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Thursday, May 5, 2011

Nursing Interventions for Imbalanced Nutrition Less than Body Requirements

Imbalanced Nutrition Less than Body Requirements

NANDA Definition: Intake of nutrients insufficient to meet metabolic needs

Adequate nutrition is necessary to meet the body’s demands. Nutritional status can be affected by disease or injury states (e.g., gastrointestinal [GI] malabsorption, cancer, burns); physical factors (e.g., muscle weakness, poor dentition, activity intolerance, pain, substance abuse); social factors (e.g., lack of financial resources to obtain nutritious foods); or psychological factors (e.g., depression, boredom). During times of illness (e.g., trauma, surgery, sepsis, burns), adequate nutrition plays an important role in healing and recovery. Cultural and religious factors strongly affect the food habits of patients. Women exhibit a higher incidence of voluntary restriction of food intake secondary to anorexia, bulimia, and self-constructed fad dieting. Patients who are elderly likewise experience problems in nutrition related to lack of financial resources, cognitive impairments causing them to forget to eat, physical limitations that interfere with preparing food, deterioration of their sense of taste and smell, reduction of gastric secretion that accompanies aging and interferes with digestion, and social isolation and boredom that cause a lack of interest in eating. This care plan addresses general concerns related to nutritional deficits for the hospital or home setting.

Nursing Intervention for Imbalanced Nutrition Less than Body Requirements
  1. Determine daily calorie needs are realistic and adequate. Consultation on nutrition expert.
  2. Weigh the body weight every day, monitor the results of laboratory examination.
  3. Explain the importance of adequate nutrition.
  4. Teach individuals to use flavorings to help improve the taste and smell of food (lemon, mint, clove, cinnamon, rosemary)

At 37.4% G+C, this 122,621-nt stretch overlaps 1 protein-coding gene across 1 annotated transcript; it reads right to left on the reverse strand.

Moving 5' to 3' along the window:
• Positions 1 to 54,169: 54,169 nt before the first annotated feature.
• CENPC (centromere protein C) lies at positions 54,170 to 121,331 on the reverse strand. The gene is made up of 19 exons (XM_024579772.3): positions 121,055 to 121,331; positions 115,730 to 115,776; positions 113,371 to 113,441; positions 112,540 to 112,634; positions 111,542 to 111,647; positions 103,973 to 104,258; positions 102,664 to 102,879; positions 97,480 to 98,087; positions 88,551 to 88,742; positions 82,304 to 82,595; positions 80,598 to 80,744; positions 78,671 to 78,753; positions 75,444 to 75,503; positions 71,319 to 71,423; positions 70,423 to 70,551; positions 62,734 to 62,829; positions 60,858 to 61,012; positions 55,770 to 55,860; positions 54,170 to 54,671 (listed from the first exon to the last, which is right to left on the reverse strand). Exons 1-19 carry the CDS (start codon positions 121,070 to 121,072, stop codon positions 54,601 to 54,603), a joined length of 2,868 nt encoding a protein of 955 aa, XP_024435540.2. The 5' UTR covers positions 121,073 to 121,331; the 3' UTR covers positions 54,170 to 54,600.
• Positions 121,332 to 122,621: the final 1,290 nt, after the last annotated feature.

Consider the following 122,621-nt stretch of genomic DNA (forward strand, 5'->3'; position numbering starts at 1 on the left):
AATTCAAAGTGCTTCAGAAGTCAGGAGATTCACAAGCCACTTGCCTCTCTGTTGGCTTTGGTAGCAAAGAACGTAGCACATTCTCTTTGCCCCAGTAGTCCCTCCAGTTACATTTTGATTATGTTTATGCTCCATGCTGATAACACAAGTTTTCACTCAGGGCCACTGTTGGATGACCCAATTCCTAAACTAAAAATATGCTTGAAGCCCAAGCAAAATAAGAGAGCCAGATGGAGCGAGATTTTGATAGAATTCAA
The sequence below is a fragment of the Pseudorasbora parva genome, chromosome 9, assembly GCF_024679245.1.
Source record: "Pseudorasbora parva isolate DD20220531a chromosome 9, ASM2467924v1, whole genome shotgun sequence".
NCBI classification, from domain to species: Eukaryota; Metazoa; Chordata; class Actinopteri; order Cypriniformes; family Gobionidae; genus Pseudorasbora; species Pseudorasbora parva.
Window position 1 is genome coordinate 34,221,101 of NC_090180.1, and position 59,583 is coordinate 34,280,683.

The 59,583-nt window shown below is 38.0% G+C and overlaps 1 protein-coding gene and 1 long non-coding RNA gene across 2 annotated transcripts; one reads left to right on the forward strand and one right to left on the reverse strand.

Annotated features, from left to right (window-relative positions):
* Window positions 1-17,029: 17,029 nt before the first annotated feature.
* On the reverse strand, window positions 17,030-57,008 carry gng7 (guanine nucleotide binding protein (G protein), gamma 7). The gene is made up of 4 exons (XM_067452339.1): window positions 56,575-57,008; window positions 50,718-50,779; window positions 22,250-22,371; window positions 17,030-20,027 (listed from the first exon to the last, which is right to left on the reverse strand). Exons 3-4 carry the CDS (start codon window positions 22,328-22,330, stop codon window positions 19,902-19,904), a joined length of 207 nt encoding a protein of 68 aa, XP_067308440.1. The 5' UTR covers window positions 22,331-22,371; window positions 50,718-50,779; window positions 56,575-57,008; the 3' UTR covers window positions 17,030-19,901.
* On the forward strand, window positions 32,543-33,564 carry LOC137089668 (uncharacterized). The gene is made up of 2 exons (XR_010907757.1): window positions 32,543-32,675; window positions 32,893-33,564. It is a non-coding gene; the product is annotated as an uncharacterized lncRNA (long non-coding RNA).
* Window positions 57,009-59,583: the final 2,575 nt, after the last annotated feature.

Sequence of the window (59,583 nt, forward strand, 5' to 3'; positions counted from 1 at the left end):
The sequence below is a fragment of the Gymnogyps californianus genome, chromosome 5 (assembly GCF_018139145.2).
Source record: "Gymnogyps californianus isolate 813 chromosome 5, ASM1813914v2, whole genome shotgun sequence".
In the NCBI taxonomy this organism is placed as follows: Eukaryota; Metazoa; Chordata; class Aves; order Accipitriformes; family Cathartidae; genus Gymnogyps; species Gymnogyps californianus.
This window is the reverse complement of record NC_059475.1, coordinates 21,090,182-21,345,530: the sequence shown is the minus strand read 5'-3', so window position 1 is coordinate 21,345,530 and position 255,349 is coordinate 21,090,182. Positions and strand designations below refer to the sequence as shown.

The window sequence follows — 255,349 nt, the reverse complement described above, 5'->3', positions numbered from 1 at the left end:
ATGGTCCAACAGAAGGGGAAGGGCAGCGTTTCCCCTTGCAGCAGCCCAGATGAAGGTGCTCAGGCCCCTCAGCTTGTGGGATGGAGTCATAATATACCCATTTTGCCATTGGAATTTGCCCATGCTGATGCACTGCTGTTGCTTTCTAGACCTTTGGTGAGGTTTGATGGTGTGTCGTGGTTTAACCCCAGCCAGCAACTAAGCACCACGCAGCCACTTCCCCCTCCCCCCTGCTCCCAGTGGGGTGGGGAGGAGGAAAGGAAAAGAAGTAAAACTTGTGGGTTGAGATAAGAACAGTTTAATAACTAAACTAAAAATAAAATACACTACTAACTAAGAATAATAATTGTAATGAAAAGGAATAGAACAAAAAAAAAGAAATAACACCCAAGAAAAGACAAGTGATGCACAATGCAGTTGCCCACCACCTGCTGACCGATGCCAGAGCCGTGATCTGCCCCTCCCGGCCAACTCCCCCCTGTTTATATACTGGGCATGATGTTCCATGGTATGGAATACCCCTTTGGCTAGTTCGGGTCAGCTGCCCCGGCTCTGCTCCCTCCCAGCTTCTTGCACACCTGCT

5. Give encouragement of individuals to eat with others (food served in the family room or group)
  6. Plan maintenance procedures have an unpleasant or painful not done before eating.
  7. Give a fun, relaxed atmosphere (not visible potty, do not busy)
  8. Adjust the treatment plan to reduce or eliminate odors that cause wanted to vomit or procedure performed near the time of eating.
  9. Teach or assist individuals to rest before eating.
  10. Teach individuals to avoid the smell of fried food-eating, coffee-cooked if possible.
  11. Maintain oral hygiene before and after chewing.
  12. Offer to eat small portions but frequently to reduce feelings of tension in the stomach (six times per day with little food)
  13. Set to get the nutrients protein / high calorie, which is presented to individuals when they want to eat. (Eg, if the chemotherapy is done early morning and serve meals in the evening before eating).
  14. Instruct individuals who experience decreased appetite for:
    • Eating dry foods waking.
    • Eating salty foods if there are no restrictions.
    • Avoid foods that are too sweet, fattening, greasy.
    • Try to drink clear, warm.
    • Sip through a straw.
    • Eat whenever tolerated.
    • Eat small meals low in fat and eat more often.
  15. Try commercial supplements are available in many forms (powder, pudding, liquid)
  16. If individuals experiencing eating disorders (Townsend, 1994)
    • Set goals with the client's input, doctors and nutritionists.
    • Talk about the benefits of compliance and the consequences of disobedience.
    • If the input of food that must be rejected, remind the doctor.
    • Sitting accompany individuals during the meal, limit the time to eat up to 30 minutes.
    • Observe at least 1 hour before. Accompany client when to the bathroom.
    • Weigh the client body when he woke up and after the first micturition.
    • Give encouragement to repair, but do not focus the conversation on food or way of eating.
    • Along the improvement of individual, explore issues of self-image, weigh again, and watched over.
  17. For individuals who are hyperactive
    • Provide food and beverages that are high in protein, high calorie.
    • Offer more frequent smaller meals. Avoid foods that contain no calories (eg, soda)
    • Take a stroll along individual when given little food.

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